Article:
Robert Wood Johnson University Hospital
 

Mucositis / Mouth Sores and Chemotherapy

Cancer Treatment - Mucositis / Mouth Sores and Chemotherapy

What is mucositis?

Mucositis is the swelling, irritation, and ulceration of the mucosal cells that line the digestive tract. Mucositis can occur anywhere along the digestive tract from the mouth to the anus. It can be a very troublesome and painful side effect of chemotherapy. Anticipating mucositis may help to manage some of the symptoms.

What causes mucositis?

The cells that line the digestive tract are rapidly producing. In other words, the life span of these cells is very short compared to other cells in the body. Chemotherapy agents do not differentiate between healthy cells and cancer cells. Because the digestive tract cells reproduce rapidly, the chemotherapy agents can destroy them quickly, breaking down the protective linings, and leaving these linings prone to inflammation, irritation, and swelling. Mucositis can be even further complicated by nausea and vomiting that often occur with treatment.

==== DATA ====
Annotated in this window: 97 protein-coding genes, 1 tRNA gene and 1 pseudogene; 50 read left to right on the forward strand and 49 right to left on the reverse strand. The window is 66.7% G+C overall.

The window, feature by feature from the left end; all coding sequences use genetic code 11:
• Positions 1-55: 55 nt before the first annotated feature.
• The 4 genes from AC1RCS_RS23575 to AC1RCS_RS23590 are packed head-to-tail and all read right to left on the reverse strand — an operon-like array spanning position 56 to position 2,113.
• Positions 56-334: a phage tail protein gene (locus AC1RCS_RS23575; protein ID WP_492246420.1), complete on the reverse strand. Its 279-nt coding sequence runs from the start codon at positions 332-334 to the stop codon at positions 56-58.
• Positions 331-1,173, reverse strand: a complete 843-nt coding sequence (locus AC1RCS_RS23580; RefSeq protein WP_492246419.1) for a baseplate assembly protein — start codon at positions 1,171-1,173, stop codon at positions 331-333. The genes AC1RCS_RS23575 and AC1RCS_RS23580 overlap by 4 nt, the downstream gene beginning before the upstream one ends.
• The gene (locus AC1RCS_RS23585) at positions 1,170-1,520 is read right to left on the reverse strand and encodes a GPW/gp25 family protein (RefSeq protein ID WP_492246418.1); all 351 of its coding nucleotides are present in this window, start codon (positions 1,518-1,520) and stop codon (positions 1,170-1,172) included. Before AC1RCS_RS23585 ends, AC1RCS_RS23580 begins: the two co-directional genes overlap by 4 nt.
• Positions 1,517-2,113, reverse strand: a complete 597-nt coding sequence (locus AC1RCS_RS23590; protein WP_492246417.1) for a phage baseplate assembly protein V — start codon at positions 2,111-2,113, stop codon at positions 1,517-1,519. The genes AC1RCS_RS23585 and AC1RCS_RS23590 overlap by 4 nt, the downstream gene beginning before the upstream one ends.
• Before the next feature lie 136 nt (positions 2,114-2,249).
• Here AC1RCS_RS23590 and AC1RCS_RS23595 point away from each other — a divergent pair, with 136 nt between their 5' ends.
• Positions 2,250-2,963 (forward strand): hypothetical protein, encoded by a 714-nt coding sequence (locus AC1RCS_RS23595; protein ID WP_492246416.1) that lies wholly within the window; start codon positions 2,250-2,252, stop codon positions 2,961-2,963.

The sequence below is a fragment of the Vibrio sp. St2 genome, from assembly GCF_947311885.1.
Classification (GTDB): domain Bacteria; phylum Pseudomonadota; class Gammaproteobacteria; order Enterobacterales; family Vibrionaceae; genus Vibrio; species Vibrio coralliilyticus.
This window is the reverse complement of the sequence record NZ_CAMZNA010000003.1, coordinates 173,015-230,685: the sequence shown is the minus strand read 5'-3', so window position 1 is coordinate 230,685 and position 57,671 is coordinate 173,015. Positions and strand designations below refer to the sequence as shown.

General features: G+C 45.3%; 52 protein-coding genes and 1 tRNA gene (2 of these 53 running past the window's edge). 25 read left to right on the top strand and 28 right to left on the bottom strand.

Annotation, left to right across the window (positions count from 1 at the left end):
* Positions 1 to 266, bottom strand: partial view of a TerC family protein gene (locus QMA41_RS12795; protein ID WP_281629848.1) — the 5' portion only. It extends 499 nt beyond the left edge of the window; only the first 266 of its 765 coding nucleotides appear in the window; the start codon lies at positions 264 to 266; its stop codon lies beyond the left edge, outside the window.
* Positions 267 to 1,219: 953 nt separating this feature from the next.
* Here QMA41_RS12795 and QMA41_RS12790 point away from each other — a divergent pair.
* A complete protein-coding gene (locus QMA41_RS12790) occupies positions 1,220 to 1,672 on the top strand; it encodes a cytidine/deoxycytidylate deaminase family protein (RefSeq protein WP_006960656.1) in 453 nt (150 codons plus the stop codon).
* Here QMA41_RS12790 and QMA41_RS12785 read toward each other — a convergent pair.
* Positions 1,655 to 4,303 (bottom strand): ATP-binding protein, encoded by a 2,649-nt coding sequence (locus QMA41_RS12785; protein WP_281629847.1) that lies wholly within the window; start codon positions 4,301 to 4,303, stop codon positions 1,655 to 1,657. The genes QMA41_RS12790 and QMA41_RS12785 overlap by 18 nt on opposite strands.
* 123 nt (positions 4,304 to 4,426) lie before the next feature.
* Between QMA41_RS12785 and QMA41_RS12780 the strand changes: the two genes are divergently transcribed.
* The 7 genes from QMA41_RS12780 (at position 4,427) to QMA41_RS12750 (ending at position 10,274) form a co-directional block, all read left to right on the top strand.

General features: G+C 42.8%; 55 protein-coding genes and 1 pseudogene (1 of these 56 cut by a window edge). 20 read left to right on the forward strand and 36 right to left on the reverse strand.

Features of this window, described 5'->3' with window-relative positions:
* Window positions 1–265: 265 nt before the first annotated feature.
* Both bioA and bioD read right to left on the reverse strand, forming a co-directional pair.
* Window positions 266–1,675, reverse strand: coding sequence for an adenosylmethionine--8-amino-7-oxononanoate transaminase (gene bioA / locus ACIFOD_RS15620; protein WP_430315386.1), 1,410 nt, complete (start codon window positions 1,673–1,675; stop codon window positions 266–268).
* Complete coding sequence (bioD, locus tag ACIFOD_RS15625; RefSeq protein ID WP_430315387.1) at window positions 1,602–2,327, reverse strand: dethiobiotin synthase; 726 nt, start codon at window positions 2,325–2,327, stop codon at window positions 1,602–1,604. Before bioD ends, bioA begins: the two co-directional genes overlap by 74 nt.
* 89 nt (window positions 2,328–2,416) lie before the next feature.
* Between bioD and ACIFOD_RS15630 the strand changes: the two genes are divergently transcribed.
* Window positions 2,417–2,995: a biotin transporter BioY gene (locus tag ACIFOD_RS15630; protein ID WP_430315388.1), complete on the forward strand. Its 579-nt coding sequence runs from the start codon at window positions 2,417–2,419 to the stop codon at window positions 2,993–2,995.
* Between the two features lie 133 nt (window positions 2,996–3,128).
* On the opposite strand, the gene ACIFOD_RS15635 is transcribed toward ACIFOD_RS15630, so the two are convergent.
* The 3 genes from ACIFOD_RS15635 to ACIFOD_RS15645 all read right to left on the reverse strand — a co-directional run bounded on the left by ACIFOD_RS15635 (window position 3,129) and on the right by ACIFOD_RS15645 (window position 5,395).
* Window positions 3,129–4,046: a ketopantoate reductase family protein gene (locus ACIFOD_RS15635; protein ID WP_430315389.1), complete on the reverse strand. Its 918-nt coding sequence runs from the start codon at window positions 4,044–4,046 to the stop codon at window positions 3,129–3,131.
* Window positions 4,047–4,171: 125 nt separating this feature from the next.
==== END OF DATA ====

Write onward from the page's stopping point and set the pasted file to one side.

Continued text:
What are the symptoms of mucositis?

The following are the most common symptoms of mucositis. However, each child may experience symptoms differently. Symptoms may include:

The symptoms of mucositis may resemble other medical conditions. Always consult your child's doctor for a diagnosis.

What can be done to manage the symptoms of mucositis?

Mucositis may occur a week or longer after completion of therapy. Unfortunately, symptoms may not be preventable. There are things, however, you can do for your child to manage the pain including the following:

For oral mucositis:

For diarrhea or rectal irritation:

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